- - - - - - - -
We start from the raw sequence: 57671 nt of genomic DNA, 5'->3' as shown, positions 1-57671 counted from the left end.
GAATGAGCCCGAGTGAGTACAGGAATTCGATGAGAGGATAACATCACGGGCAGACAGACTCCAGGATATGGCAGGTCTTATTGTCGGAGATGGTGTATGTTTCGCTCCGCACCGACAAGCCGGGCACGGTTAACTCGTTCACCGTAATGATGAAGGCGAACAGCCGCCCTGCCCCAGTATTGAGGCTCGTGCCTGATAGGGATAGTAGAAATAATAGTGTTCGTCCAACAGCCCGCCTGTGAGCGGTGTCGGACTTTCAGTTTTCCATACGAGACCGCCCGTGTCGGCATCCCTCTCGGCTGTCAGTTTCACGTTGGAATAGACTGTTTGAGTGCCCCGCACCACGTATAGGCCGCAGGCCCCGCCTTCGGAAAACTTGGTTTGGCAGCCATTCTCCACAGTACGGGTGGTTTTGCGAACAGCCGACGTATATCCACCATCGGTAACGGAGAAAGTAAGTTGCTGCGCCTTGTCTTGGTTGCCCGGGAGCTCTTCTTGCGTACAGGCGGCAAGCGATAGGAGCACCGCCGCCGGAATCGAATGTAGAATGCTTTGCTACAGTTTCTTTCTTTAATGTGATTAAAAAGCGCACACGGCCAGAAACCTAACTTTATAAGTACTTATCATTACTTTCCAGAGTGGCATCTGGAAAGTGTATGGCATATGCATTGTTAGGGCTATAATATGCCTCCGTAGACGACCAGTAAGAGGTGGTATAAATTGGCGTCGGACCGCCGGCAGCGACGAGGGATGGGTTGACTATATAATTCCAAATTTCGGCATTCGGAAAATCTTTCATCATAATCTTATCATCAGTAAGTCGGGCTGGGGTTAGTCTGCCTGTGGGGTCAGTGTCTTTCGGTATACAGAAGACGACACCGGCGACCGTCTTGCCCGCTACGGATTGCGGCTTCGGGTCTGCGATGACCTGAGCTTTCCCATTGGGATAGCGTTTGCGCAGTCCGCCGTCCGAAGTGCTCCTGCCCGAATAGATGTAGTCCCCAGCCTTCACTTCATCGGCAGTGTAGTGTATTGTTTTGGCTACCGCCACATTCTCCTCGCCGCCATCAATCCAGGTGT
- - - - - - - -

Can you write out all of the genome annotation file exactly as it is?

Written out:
We start from the raw sequence: 57671 nt of genomic DNA, 5'->3' as shown, positions 1-57671 counted from the left end.
GAATGAGCCCGAGTGAGTACAGGAATTCGATGAGAGGATAACATCACGGGCAGACAGACTCCAGGATATGGCAGGTCTTATTGTCGGAGATGGTGTATGTTTCGCTCCGCACCGACAAGCCGGGCACGGTTAACTCGTTCACCGTAATGATGAAGGCGAACAGCCGCCCTGCCCCAGTATTGAGGCTCGTGCCTGATAGGGATAGTAGAAATAATAGTGTTCGTCCAACAGCCCGCCTGTGAGCGGTGTCGGACTTTCAGTTTTCCATACGAGACCGCCCGTGTCGGCATCCCTCTCGGCTGTCAGTTTCACGTTGGAATAGACTGTTTGAGTGCCCCGCACCACGTATAGGCCGCAGGCCCCGCCTTCGGAAAACTTGGTTTGGCAGCCATTCTCCACAGTACGGGTGGTTTTGCGAACAGCCGACGTATATCCACCATCGGTAACGGAGAAAGTAAGTTGCTGCGCCTTGTCTTGGTTGCCCGGGAGCTCTTCTTGCGTACAGGCGGCAAGCGATAGGAGCACCGCCGCCGGAATCGAATGTAGAATGCTTTGCTACAGTTTCTTTCTTTAATGTGATTAAAAAGCGCACACGGCCAGAAACCTAACTTTATAAGTACTTATCATTACTTTCCAGAGTGGCATCTGGAAAGTGTATGGCATATGCATTGTTAGGGCTATAATATGCCTCCGTAGACGACCAGTAAGAGGTGGTATAAATTGGCGTCGGACCGCCGGCAGCGACGAGGGATGGGTTGACTATATAATTCCAAATTTCGGCATTCGGAAAATCTTTCATCATAATCTTATCATCAGTAAGTCGGGCTGGGGTTAGTCTGCCTGTGGGGTCAGTGTCTTTCGGTATACAGAAGACGACACCGGCGACCGTCTTGCCCGCTACGGATTGCGGCTTCGGGTCTGCGATGACCTGAGCTTTCCCATTGGGATAGCGTTTGCGCAGTCCGCCGTCCGAAGTGCTCCTGCCCGAATAGATGTAGTCCCCAGCCTTCACTTCATCGGCAGTGTAGTGTATTGTTTTGGCTACCGCCACATTCTCCTCGCCGCCATCAATCCAGGTGT